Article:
Governor Chris Christie recently underwent lap band surgery in an effort to significantly reduce his weight. Doctor Fielding, chief of NYU Langone Weight Management Program, has been named in 12 malpractice lawsuits in New York, including former Mets baseball player, Lee Mazzilli, after his teenage daughter suffered from stomach tears resulting from careless care.
According to the NY Post, a colleague of Fielding complained that he and Doctor Christine Ren (now his wife), would rush patients through the ER bypassing procedure such as adequate medical histories. Doctor Neelu Pal was so distressed by this shoddy workmanship that he called patients in order to warn them after seeing patient Rhonda Freiberg, 52, go into cardiac arrest a mere 36 hours after her surgery. In 2009 Rebecca Quatinetz passed away 6 weeks after her surgery. The autopsy later revealed that she died from a heart condition that she was unaware of. Oddly enough, the preoperative tests ordered by Fielding revealed this condition, which he failed to mention to her. In 2009 another patient Anne Marie Harrington passed away due to an esophageal perforation that Fielding failed to detect.
This is not the first time Doctor Fielding is being sued. In Australia, where he previously practiced; he was sued in eleven cases. A thorough investigation discovered that one of the patients, Shannon Tang, 21 who also passed away due to the operation had only met once with Fielding, one day before the surgery.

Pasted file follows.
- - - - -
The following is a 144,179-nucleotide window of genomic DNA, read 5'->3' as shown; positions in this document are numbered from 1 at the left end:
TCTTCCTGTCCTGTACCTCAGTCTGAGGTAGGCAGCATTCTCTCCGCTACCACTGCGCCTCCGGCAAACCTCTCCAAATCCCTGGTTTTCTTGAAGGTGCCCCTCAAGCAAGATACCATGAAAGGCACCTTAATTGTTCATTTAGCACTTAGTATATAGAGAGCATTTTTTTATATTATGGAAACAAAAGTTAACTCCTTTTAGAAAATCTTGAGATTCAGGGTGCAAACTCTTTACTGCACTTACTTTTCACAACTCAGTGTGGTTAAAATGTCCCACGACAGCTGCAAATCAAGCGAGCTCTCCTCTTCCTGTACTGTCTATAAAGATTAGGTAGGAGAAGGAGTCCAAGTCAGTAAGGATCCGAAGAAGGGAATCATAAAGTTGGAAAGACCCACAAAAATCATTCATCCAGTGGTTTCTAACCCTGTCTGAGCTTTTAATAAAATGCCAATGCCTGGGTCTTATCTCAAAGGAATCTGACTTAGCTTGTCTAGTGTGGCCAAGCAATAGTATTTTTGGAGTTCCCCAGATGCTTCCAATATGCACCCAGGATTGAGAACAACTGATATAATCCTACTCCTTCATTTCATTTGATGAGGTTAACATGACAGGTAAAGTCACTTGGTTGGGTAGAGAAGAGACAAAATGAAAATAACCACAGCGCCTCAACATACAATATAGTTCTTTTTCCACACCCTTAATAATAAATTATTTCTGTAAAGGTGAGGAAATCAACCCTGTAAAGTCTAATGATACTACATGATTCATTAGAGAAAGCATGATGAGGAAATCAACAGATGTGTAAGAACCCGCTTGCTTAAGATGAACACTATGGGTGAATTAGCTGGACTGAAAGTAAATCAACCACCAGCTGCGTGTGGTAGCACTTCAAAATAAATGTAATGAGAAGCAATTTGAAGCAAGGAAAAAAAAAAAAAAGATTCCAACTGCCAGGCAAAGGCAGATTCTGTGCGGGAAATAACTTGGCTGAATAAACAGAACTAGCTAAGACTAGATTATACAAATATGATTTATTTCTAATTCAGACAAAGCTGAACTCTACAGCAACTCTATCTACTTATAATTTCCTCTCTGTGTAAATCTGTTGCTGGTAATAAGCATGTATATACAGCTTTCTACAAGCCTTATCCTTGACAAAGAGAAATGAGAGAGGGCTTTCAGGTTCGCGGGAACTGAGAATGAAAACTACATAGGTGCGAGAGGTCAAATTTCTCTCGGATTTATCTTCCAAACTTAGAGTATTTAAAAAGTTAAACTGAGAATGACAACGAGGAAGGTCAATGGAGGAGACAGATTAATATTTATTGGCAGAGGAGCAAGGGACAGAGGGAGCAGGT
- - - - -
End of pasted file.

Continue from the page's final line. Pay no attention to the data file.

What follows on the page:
Governor Christie refused to comment on whether or not he knew of Fielding’s track record in Australia and previous surgeries. The governor did however claim that Fielding had been highly recommended by the Jets coach Rex Ryan, who has lost 100 pounds since his operation in 2010. According to the New York Post, Christie also did research and came to the conclusion that Fielding was the “foremost expert on it [“lap band” procedure] in the country.” A “lap band” procedure is when the doctor makes an incision through the belly button and ties a silicone tube around the top of the stomach to control food consumption.
Importantly, in NY, when an injured victim believes that a doctor or hospital was careless and that their carelessness caused harm, they have a legal right to bring a lawsuit against the doctor or hospital or both. However, before doing so, the injured victim and his counsel is required to consult with a qualified medical expert who confirms that (1) there was wrongdoing, (2) the wrongdoing caused injury and (3) that the injury is significant and/or permanent.
Once a lawsuit has been started, the defense has an absolute right to raise defenses in the case, known as 'affirmative defenses'. Likewise, defense attorneys will always argue, correctly, that just because someone has been sued, does not mean that the case has been proven or that the doctor was actually responsible for the injured victims' injuries.
Although the Post article clearly identifies prior lawsuits against Dr. Fielding, it makes no mention about any of the outcomes or whether those injured victims were successful in bringing suit against this doctor.